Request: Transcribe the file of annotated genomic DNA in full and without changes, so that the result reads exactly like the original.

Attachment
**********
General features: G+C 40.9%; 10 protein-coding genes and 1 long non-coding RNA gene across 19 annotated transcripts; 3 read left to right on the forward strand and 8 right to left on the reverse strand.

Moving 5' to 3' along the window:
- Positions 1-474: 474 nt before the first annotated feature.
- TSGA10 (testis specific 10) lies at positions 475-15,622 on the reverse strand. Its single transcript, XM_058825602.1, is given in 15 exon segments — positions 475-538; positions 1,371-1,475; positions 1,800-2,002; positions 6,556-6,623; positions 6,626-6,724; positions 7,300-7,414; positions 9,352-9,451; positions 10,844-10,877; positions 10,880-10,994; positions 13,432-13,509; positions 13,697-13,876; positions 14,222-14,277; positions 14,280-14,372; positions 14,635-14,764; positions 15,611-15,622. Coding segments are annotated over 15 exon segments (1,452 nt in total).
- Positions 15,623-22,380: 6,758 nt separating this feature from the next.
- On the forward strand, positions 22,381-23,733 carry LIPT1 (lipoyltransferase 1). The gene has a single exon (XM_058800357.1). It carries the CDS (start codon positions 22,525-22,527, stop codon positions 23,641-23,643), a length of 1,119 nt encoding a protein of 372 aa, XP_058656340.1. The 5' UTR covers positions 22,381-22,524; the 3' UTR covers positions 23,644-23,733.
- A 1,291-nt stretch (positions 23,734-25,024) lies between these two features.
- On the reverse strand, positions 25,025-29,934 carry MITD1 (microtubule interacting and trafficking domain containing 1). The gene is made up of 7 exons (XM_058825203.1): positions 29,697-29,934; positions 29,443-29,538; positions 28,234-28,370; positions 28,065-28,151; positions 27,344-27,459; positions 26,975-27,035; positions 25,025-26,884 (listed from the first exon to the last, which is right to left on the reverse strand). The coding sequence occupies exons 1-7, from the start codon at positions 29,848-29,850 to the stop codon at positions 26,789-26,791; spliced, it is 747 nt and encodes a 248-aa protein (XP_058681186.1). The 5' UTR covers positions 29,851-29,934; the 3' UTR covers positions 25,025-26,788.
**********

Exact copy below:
General features: G+C 40.9%; 10 protein-coding genes and 1 long non-coding RNA gene across 19 annotated transcripts; 3 read left to right on the forward strand and 8 right to left on the reverse strand.

Moving 5' to 3' along the window:
- Positions 1-474: 474 nt before the first annotated feature.
- TSGA10 (testis specific 10) lies at positions 475-15,622 on the reverse strand. Its single transcript, XM_058825602.1, is given in 15 exon segments — positions 475-538; positions 1,371-1,475; positions 1,800-2,002; positions 6,556-6,623; positions 6,626-6,724; positions 7,300-7,414; positions 9,352-9,451; positions 10,844-10,877; positions 10,880-10,994; positions 13,432-13,509; positions 13,697-13,876; positions 14,222-14,277; positions 14,280-14,372; positions 14,635-14,764; positions 15,611-15,622. Coding segments are annotated over 15 exon segments (1,452 nt in total).
- Positions 15,623-22,380: 6,758 nt separating this feature from the next.
- On the forward strand, positions 22,381-23,733 carry LIPT1 (lipoyltransferase 1). The gene has a single exon (XM_058800357.1). It carries the CDS (start codon positions 22,525-22,527, stop codon positions 23,641-23,643), a length of 1,119 nt encoding a protein of 372 aa, XP_058656340.1. The 5' UTR covers positions 22,381-22,524; the 3' UTR covers positions 23,644-23,733.
- A 1,291-nt stretch (positions 23,734-25,024) lies between these two features.
- On the reverse strand, positions 25,025-29,934 carry MITD1 (microtubule interacting and trafficking domain containing 1). The gene is made up of 7 exons (XM_058825203.1): positions 29,697-29,934; positions 29,443-29,538; positions 28,234-28,370; positions 28,065-28,151; positions 27,344-27,459; positions 26,975-27,035; positions 25,025-26,884 (listed from the first exon to the last, which is right to left on the reverse strand). The coding sequence occupies exons 1-7, from the start codon at positions 29,848-29,850 to the stop codon at positions 26,789-26,791; spliced, it is 747 nt and encodes a 248-aa protein (XP_058681186.1). The 5' UTR covers positions 29,851-29,934; the 3' UTR covers positions 25,025-26,788.